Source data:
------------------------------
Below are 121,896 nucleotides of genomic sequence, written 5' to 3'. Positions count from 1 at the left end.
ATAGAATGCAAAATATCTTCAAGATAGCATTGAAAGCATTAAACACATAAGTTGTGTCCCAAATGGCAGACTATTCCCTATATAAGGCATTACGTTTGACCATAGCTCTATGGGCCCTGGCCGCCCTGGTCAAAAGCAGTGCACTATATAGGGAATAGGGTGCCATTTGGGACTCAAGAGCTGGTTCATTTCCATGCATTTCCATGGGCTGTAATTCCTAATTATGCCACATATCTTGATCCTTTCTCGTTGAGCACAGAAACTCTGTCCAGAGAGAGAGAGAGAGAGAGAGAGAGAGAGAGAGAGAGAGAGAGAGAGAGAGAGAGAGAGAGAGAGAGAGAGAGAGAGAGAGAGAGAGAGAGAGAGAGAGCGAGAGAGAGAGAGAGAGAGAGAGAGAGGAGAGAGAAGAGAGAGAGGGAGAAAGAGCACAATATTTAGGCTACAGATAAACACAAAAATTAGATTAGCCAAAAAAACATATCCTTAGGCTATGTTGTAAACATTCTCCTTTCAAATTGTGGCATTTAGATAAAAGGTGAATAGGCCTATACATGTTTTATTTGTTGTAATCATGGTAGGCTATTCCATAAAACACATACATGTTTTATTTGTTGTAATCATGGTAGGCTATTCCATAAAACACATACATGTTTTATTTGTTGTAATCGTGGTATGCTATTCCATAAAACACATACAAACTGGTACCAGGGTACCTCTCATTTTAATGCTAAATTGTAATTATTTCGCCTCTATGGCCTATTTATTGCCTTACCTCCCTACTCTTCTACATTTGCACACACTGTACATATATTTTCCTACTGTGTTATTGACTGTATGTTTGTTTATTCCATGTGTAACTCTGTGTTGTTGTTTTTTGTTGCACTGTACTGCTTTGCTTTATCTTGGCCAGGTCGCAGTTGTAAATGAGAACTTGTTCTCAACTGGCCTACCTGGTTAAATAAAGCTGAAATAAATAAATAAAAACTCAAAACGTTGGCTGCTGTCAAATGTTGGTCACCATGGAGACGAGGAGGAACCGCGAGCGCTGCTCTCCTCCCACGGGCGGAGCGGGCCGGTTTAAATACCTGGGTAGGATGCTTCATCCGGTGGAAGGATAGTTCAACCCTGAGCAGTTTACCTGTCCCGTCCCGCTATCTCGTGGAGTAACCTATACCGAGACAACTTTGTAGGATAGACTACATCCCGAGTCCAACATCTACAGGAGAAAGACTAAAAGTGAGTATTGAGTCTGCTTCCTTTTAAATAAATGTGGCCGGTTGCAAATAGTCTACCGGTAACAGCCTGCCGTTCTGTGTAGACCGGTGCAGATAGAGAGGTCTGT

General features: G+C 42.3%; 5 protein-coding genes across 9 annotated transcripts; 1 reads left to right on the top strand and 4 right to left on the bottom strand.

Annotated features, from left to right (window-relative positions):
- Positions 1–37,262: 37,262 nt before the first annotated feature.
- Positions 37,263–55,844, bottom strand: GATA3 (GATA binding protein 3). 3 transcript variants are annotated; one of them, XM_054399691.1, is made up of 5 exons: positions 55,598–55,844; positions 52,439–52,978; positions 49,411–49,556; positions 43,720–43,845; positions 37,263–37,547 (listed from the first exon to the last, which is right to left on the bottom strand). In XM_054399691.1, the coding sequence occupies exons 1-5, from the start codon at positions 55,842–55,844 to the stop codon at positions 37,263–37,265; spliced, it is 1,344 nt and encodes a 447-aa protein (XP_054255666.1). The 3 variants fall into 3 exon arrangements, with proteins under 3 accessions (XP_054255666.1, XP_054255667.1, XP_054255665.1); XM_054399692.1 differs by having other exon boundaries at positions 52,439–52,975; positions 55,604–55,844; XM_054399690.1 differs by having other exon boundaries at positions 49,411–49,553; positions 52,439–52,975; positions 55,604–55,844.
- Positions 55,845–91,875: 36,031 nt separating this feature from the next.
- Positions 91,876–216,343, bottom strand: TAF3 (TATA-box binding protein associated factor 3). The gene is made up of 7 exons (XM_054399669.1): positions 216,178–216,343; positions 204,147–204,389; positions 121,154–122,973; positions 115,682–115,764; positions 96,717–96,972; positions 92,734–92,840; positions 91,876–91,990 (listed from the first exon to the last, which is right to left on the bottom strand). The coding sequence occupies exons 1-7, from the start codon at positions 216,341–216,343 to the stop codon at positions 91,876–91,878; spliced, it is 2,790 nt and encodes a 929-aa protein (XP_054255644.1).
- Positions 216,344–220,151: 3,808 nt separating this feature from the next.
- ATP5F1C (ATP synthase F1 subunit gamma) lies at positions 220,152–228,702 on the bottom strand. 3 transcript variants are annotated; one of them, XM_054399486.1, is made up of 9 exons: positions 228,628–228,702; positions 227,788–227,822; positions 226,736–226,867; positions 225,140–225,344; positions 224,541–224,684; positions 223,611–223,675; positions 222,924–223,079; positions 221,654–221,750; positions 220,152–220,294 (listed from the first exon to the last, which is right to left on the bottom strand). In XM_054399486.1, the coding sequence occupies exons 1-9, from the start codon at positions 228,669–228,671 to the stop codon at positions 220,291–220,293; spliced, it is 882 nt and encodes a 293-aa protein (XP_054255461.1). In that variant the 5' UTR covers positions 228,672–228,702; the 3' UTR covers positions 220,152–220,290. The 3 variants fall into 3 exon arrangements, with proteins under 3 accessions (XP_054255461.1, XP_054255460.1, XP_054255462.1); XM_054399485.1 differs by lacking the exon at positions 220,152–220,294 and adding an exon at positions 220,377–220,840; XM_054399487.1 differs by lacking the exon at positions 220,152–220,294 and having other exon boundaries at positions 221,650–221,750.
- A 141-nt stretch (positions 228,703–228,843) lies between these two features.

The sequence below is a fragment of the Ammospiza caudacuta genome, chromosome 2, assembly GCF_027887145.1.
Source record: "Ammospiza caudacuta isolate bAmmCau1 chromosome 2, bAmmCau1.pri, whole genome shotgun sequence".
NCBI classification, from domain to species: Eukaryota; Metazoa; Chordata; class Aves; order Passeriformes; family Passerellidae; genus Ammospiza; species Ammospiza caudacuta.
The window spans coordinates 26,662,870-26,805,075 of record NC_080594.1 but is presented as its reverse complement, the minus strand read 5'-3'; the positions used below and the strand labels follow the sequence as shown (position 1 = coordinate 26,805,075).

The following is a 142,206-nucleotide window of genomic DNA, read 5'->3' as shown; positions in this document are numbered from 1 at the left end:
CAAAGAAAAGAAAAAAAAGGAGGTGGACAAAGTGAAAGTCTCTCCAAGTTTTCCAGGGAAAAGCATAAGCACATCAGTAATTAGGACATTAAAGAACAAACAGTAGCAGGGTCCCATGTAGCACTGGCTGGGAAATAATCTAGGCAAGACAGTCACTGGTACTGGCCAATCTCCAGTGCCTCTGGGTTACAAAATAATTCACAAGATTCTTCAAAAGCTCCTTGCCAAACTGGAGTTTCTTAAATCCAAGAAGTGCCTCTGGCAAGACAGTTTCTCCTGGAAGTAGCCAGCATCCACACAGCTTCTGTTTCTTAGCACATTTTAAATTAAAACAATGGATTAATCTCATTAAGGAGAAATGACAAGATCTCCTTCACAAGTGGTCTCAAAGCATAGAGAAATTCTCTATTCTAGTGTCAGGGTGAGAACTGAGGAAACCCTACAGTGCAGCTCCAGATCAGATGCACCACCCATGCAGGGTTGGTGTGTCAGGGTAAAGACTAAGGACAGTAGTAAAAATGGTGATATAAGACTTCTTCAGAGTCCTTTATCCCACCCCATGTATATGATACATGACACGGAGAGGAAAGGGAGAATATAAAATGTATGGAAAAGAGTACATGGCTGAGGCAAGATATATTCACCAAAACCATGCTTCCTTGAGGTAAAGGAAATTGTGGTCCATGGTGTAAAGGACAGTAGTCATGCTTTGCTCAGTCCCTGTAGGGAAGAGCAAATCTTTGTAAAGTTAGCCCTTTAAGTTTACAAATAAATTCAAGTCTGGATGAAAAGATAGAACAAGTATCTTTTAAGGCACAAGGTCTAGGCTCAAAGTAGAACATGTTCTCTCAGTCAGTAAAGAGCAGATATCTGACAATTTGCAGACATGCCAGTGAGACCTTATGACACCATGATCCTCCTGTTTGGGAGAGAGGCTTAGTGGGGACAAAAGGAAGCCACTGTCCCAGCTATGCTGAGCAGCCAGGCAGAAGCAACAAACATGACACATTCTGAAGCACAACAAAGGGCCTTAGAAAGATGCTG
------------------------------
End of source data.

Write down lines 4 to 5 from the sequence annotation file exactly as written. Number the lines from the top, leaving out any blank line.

Annotated features, from left to right (window-relative positions):
- Positions 1–37,262: 37,262 nt before the first annotated feature.